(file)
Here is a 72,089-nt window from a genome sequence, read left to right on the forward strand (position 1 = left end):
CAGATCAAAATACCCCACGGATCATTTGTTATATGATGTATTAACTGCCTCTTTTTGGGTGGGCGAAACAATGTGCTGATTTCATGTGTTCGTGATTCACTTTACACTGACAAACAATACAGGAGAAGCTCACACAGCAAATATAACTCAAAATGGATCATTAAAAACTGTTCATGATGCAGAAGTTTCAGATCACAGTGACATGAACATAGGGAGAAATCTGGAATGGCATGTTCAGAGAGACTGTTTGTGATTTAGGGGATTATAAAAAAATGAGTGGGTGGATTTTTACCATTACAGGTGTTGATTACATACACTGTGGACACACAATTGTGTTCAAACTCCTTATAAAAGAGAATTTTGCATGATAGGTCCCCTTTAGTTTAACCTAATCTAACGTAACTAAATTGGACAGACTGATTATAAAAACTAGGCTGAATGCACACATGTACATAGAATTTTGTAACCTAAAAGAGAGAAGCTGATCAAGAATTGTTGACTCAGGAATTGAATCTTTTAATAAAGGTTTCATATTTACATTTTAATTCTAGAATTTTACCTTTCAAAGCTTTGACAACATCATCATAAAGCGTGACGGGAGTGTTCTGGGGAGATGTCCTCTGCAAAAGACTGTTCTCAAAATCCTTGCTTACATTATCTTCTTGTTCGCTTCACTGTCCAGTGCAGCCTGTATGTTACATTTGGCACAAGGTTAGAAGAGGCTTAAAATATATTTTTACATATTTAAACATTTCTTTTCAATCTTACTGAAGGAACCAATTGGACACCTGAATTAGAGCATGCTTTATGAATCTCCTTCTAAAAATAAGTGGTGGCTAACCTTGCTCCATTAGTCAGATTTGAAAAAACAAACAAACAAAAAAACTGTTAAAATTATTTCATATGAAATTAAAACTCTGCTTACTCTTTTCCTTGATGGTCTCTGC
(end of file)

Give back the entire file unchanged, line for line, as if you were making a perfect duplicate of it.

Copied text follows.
Here is a 72,089-nt window from a genome sequence, read left to right on the forward strand (position 1 = left end):
CAGATCAAAATACCCCACGGATCATTTGTTATATGATGTATTAACTGCCTCTTTTTGGGTGGGCGAAACAATGTGCTGATTTCATGTGTTCGTGATTCACTTTACACTGACAAACAATACAGGAGAAGCTCACACAGCAAATATAACTCAAAATGGATCATTAAAAACTGTTCATGATGCAGAAGTTTCAGATCACAGTGACATGAACATAGGGAGAAATCTGGAATGGCATGTTCAGAGAGACTGTTTGTGATTTAGGGGATTATAAAAAAATGAGTGGGTGGATTTTTACCATTACAGGTGTTGATTACATACACTGTGGACACACAATTGTGTTCAAACTCCTTATAAAAGAGAATTTTGCATGATAGGTCCCCTTTAGTTTAACCTAATCTAACGTAACTAAATTGGACAGACTGATTATAAAAACTAGGCTGAATGCACACATGTACATAGAATTTTGTAACCTAAAAGAGAGAAGCTGATCAAGAATTGTTGACTCAGGAATTGAATCTTTTAATAAAGGTTTCATATTTACATTTTAATTCTAGAATTTTACCTTTCAAAGCTTTGACAACATCATCATAAAGCGTGACGGGAGTGTTCTGGGGAGATGTCCTCTGCAAAAGACTGTTCTCAAAATCCTTGCTTACATTATCTTCTTGTTCGCTTCACTGTCCAGTGCAGCCTGTATGTTACATTTGGCACAAGGTTAGAAGAGGCTTAAAATATATTTTTACATATTTAAACATTTCTTTTCAATCTTACTGAAGGAACCAATTGGACACCTGAATTAGAGCATGCTTTATGAATCTCCTTCTAAAAATAAGTGGTGGCTAACCTTGCTCCATTAGTCAGATTTGAAAAAACAAACAAACAAAAAAACTGTTAAAATTATTTCATATGAAATTAAAACTCTGCTTACTCTTTTCCTTGATGGTCTCTGC